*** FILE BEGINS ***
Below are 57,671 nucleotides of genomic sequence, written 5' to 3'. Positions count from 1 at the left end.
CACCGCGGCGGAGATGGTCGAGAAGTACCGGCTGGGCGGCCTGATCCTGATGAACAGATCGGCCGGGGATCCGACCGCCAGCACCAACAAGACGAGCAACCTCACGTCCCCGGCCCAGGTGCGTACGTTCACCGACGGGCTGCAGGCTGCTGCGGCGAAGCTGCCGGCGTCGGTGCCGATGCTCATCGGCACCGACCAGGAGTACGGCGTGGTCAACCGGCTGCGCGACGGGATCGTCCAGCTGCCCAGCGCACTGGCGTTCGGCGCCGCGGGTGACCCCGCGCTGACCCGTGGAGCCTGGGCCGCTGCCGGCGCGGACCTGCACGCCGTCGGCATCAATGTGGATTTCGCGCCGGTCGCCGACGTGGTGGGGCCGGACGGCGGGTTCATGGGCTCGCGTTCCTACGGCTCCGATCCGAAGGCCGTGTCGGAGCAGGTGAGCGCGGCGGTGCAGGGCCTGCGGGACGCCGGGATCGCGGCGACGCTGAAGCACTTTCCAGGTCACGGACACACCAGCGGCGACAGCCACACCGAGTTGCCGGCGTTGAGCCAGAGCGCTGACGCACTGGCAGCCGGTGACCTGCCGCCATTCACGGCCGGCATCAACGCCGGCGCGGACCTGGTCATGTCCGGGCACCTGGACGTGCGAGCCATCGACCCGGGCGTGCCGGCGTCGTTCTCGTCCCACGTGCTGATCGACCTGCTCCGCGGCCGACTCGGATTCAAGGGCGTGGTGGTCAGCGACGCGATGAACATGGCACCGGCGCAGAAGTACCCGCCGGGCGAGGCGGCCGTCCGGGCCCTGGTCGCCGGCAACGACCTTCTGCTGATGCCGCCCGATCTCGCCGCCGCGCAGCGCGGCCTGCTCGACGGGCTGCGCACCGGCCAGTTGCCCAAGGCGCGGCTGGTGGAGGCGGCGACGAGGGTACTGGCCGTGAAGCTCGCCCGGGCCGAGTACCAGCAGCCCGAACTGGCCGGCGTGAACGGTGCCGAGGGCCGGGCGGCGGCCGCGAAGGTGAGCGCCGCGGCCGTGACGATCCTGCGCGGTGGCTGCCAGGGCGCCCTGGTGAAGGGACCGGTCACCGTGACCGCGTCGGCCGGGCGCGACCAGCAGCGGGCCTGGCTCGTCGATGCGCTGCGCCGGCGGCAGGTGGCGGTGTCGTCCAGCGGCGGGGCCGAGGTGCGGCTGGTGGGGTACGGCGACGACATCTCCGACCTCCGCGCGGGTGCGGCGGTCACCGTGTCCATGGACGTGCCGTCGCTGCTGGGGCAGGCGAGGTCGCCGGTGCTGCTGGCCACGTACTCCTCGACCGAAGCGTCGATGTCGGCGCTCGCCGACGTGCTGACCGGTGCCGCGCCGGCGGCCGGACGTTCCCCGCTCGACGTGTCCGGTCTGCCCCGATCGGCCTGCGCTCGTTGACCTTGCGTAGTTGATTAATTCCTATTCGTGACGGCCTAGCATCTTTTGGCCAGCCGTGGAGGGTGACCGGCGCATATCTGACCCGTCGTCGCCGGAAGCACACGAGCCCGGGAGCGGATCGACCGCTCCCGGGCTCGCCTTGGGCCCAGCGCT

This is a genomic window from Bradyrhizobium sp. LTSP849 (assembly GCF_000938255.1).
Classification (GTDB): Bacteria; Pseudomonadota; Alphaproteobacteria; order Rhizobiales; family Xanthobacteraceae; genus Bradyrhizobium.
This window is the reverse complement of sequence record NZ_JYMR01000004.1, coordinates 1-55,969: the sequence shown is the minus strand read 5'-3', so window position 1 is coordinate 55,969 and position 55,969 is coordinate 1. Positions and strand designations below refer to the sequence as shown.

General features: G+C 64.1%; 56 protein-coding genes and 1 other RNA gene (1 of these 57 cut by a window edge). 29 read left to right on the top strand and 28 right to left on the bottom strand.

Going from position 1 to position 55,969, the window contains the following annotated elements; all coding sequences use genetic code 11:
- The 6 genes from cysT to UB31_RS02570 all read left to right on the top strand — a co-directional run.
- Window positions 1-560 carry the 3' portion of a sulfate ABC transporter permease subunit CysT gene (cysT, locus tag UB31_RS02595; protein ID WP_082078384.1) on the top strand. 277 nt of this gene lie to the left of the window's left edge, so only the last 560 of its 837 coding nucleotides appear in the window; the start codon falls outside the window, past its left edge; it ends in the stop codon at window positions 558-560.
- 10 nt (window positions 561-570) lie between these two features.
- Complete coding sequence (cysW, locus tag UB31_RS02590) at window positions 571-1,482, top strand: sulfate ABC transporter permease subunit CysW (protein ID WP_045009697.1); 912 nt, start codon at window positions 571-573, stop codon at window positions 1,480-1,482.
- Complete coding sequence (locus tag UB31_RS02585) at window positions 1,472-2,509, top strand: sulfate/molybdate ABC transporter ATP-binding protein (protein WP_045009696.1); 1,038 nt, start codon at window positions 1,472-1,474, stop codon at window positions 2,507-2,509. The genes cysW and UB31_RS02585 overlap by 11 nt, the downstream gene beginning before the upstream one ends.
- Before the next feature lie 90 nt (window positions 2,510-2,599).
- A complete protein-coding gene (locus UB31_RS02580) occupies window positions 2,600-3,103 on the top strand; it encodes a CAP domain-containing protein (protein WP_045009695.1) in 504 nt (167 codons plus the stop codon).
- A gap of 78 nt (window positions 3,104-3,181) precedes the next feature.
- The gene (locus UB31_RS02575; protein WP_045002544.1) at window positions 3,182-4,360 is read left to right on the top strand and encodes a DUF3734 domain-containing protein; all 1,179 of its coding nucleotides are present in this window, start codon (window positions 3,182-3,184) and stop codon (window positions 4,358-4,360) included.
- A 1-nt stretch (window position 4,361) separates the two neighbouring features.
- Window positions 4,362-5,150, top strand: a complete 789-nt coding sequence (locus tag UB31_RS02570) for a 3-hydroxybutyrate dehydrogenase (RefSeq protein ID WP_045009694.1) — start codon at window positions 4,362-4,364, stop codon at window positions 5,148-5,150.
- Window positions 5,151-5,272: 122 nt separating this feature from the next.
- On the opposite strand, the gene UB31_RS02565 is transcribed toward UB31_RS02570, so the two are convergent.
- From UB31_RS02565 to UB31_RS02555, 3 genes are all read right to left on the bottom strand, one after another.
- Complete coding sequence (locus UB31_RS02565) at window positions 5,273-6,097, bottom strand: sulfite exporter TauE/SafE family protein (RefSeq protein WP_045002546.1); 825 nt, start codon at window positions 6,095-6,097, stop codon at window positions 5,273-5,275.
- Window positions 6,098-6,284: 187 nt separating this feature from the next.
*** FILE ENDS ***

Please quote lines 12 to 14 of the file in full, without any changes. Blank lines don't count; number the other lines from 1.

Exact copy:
- Complete coding sequence (locus tag UB31_RS02585) at window positions 1,472-2,509, top strand: sulfate/molybdate ABC transporter ATP-binding protein (protein WP_045009696.1); 1,038 nt, start codon at window positions 1,472-1,474, stop codon at window positions 2,507-2,509. The genes cysW and UB31_RS02585 overlap by 11 nt, the downstream gene beginning before the upstream one ends.
- Before the next feature lie 90 nt (window positions 2,510-2,599).
- A complete protein-coding gene (locus UB31_RS02580) occupies window positions 2,600-3,103 on the top strand; it encodes a CAP domain-containing protein (protein WP_045009695.1) in 504 nt (167 codons plus the stop codon).